Evaluating grid modernization pathways, opportunities and emissions impacts

Across Canada, electricity is becoming a scarce resource as there are increasingly urgent calls to electrify fossil fuel loads. Furthermore, even if ample generation is present, the electrical grid will be unable to accommodate the increased demand. This research project will propose and investigate tangible solutions to optimize the power flow and usage within the distribution network so that existing electrical grid infrastructure will be able to deliver more energy with fewer losses, while ensuring the grid remains safe and stable.

Ryan Underwood Mitacs Elevate with General Fusion: Investigation of Novel Photon Detection Devices for Fusion Diagnostic Applications

General Fusion is pursuing a fast, efficient, and collaborative path to practical fusion power. Its vision is a world with clean, limitless energy, and General Fusion’s mission is to deliver it using its proprietary Magnetized Target Fusion technology. General Fusion is building a Fusion Demonstration Plant to prove this technology and will require numerous state-of-the-art fusion fuel measurement tools. TRIUMF has research experience in relevant electronics and measurement tools.

Smart Garments to Correct Lower-Limb Mechanics in Runners

The overall goal of the project is to develop tools to correct people’s running movements using smart garments. The research method will employ an experimental testbed composed of a way to sense gait, a way to change the gait, and a computer program to provide the correction for non-optimal running patterns. The testbed data results will be translated to prototype garments in collaboration with our partner to design athletic wear composed of smart materials g.

Development of sensors and interface electronics for consumer and industrial applications

Accelerometers are a type of sensor that have various applications from everyday handheld devices such as smart phones to complex systems such as airplanes. Sensors are devices that we use to “see”, “hear” or” sense” the environment around us. With accelerometers, we are measuring motions.

Analysing Marine Vessel effects on whales in Boundary Pass in the Salish Sea, British Columbia

Boundary Pass is a busy vessel traffic area of the Salish Sea and is a critical foraging habitat for many cetacean species, specifically Southern Resident killer whales, transient (Bigg’s) and humpback whales. With the shipping lanes passing through this area, whales are at risk of disturbance from underwater noise and, at times, from close vessel proximity. However, DFO has created a seasonal vessel no-go zone (Interim Sanctuary Zone) for whales to reduce acoustic and physical harassment in the region.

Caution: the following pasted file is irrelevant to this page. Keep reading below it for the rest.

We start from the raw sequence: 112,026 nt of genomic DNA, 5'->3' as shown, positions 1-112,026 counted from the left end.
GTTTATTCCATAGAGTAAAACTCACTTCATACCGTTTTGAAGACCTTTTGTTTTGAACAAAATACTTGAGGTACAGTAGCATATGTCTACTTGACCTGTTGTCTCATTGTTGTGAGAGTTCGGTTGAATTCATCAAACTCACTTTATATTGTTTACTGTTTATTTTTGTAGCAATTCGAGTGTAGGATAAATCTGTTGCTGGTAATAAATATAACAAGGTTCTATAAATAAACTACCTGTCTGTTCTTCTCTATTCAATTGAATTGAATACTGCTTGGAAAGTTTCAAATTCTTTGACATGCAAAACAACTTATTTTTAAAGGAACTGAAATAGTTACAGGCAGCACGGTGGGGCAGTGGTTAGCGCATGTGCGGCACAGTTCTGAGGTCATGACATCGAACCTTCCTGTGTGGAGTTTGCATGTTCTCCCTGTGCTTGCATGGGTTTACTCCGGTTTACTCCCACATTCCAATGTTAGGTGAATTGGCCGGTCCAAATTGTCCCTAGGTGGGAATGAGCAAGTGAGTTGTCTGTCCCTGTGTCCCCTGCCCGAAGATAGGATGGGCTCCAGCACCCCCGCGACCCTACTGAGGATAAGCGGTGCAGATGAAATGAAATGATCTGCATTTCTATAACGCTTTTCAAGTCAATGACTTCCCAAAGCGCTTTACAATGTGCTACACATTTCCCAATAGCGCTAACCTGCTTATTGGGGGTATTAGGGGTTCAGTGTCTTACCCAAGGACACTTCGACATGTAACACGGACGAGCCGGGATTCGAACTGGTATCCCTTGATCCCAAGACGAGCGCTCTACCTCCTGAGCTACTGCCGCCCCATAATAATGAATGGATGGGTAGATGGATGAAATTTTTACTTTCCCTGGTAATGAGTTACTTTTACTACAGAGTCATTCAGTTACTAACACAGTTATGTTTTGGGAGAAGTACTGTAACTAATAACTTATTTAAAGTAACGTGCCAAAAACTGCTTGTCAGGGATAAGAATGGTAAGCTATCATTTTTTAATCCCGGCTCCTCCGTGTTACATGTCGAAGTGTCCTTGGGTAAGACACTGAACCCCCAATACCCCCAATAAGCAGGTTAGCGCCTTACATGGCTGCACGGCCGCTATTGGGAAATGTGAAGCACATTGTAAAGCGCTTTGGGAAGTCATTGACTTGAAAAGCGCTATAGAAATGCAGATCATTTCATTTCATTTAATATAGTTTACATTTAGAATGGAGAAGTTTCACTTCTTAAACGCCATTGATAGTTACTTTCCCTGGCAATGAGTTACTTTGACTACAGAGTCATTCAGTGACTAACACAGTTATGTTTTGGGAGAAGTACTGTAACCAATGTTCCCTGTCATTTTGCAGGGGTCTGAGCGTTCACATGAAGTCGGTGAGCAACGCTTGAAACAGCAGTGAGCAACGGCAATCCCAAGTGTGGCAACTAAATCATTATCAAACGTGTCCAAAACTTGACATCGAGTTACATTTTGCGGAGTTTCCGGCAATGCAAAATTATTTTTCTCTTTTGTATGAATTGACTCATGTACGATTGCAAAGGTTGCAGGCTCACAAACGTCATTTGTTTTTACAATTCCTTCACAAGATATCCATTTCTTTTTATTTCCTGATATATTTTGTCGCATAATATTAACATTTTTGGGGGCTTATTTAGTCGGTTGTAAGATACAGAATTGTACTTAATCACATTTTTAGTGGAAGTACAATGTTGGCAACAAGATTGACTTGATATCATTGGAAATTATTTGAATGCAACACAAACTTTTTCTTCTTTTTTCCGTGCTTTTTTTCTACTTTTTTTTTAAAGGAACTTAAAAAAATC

Unpacking the role of environmental stress and disease in salmon declines.

This program will investigate the role disease plays in salmon declines and the risks posed by open-net salmon farming to wild Pacific salmon. First, our ongoing partnership with the Broughton Archipelago Transition Initiative (BATI) will monitor salmon-farm impacts, serving as a testing ground for monitoring technologies to support Indigenous self-determination. Second, we will expand our work on the west coast of Vancouver Island, casting focus on the impacts of BC’s last major salmon-farm cluster on imperiled populations of Chinook salmon.

Transfer learning for semantic segmentation of fungal growth images to accelerate high-throughput fungicide development

There is a growing need to develop new crop protection products that are more effective against fungal disease and mitigate pathogen resistance. The fungicide product development process is time consuming and expensive and there is a great opportunity to reduce costs and time by using machine learning. In this project, an existing deep learning algorithm for quantifying fungal growth in 96-well plate images will be transferred to new pathogens to extend Terramera’s automated high-throughput screening pipeline.

Optimization of low-temperature carbon electrodes for efficient hole extraction from perovskite absorbers with variable bandgap

The project involves the investigation and optimization of carbon electrodes to achieve efficient perovskite photovoltaic devices for indoor and outdoor applications based on a method that can be used for industrial production.
The intern will first study the optimization of carbon electrodes for solar cells, which will involve materials and device engineering. Then, the intern will engineer carbon electrodes for wide-bandgap perovskite absorbers, with a view to realizing efficient photovoltaics for indoor energy harvesting.

Rapid End of Line Testing for the Hydrogen Economy

The hydrogen strategy for Canada sets the target for hydrogen to provide up to 30% of the country’s energy demand by 2050. As technology and infrastructure development for the hydrogen economy advances, mass manufacturing practices to rapidly produce and test electrochemical cells at high throughput and low cost becomes of critical importance. The proposed research is envisioned to develop rapid end of line test methods that can detect a failure in an electrochemical stack within minutes, thereby addressing one of the major bottlenecks in the mass production of the hydrogen economy.

Understanding shifts in angler effort and steelhead abundance in British Columbia’s recreational fishery

British Columbia (BC) supports world-renowned recreational fisheries for steelhead, which are prized by national and international anglers. In recent decades, the prosperity of these fisheries has been challenged by widespread declines in many of the stocks in southern BC, many of which are of conservation concern. While there is no commercial fishery for this species, data collected annually from anglers provides important information about steelhead status. However, it is unclear whether this recreational data accurately reflects trends in wild populations.